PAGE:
Review: The Summer Prince, by Alaya Dawn Johnson

Every five years the futuristic enclosed city of Palmares Tres, in what was Brazil, elects a summer king. He is beautiful and beloved — and at the end of his year, he is sacrificed to choose a new Queen. Best friends June and Gil have never questioned this custom until … Continue reading

Review: The Whisper, by Emma Clayton (2012)

The pitch: This sequel to The Roar picks up right where the first book leaves off. The “chosen” children have discovered the Secret and know they need to take over the Northern Government before their parents also discover the Secret and start a war. Wow, I did that all without … Continue reading

Review: Revolution pilot

I’m reviewing the new TV show Revolution because it’s basically a YA dystopian. Improbable apocalypse? Check: all “electricity” goes out, which apparently means all cars instantly stop in their tracks, among other things. 15 years later, we have our YA protagonist: Katniss Charlie, chafing in her village and crack shot … Continue reading

In which Paolo Bacigalupi steals my brain

Paolo Bacigalupi (Ship Breaker) is interviewed in School Library Journal this month: “Master of Disaster”. He talks about his take on the now-trendy post-apocalyptic genre. Reading the interview I had the unsettling feeling that he stole the kind of thoughts that are churning around in my brain all the time … Continue reading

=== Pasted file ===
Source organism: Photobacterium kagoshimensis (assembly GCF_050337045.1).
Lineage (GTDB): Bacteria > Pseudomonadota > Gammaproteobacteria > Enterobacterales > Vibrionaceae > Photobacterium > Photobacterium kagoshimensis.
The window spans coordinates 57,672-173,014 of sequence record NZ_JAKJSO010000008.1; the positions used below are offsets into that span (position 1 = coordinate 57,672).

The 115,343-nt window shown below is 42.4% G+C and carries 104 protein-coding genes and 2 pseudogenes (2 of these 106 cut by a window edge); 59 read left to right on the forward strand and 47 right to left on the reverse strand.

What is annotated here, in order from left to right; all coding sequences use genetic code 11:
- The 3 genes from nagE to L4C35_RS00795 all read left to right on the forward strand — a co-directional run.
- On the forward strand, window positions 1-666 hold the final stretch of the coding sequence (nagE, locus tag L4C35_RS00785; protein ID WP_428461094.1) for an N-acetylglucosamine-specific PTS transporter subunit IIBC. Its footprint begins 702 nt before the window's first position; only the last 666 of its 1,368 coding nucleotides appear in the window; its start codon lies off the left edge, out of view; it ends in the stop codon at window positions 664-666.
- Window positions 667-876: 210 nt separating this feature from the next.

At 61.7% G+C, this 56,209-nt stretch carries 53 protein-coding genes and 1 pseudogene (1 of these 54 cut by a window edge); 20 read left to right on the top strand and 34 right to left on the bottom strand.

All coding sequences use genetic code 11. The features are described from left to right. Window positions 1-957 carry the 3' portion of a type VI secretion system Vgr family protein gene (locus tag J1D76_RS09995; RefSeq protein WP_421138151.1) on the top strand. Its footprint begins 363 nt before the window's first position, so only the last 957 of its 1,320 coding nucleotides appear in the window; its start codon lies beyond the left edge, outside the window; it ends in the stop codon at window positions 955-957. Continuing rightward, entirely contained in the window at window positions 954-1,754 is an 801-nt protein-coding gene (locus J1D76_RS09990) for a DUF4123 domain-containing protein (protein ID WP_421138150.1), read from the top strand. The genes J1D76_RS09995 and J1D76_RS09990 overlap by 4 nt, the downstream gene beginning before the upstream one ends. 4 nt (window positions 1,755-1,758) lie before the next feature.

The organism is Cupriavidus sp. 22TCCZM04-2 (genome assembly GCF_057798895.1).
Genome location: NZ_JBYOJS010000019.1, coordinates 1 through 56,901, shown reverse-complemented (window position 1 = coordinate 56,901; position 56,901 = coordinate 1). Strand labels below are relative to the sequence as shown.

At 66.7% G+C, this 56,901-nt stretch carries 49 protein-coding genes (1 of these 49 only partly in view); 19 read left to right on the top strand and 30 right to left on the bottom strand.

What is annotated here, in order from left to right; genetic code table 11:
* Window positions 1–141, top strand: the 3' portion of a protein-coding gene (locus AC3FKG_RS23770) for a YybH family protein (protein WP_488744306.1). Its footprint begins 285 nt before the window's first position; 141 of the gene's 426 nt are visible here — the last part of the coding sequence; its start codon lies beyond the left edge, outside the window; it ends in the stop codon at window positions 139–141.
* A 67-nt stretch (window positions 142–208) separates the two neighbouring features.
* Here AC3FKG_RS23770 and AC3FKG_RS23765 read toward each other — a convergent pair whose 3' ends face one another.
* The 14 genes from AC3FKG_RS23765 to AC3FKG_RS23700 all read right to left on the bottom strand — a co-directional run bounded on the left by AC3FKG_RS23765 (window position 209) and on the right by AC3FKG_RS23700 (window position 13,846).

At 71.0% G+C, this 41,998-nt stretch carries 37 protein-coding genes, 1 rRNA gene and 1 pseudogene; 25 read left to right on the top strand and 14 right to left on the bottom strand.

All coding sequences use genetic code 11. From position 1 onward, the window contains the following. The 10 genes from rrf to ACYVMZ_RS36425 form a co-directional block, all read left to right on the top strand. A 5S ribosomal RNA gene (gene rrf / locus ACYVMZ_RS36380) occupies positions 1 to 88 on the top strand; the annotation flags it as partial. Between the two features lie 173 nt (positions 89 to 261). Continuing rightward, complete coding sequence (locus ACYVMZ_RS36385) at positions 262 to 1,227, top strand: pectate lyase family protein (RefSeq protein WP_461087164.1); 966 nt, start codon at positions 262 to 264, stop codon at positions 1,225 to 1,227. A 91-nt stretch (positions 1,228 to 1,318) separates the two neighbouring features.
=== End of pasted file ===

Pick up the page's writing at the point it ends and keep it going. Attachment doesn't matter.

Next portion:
Review: A Long, Long Sleep, Anna Sheehan (Aug. 2011)

Rose’s parents, the heads of the most powerful corporation in the universe, have put her in stasis periodically her whole life. Usually just for a few months, but it adds up — her best friend Xavier, who was born when she was 7, eventually caught up in age and became … Continue reading

More discussion of dystopia

…or not, depending on how the contributors read the question. The introduction to the NYTimes article “The Dark Side of Young Adult Fiction” seems to equate “dark” with “dystopian.” This lead some authors to lump Harry Potter and Graveyard Book in with Hunger Games as “dark” books, while others focused … Continue reading

Epitaph Road, by David Patneaude

3 out of 5 Before Kellen was born, the world was on the brink of nuclear war, followed by a terrible plague that wiped out most of the planet’s men but stopped the war. His father, a teenage boy at the time, survived, along with a handful of others in … Continue reading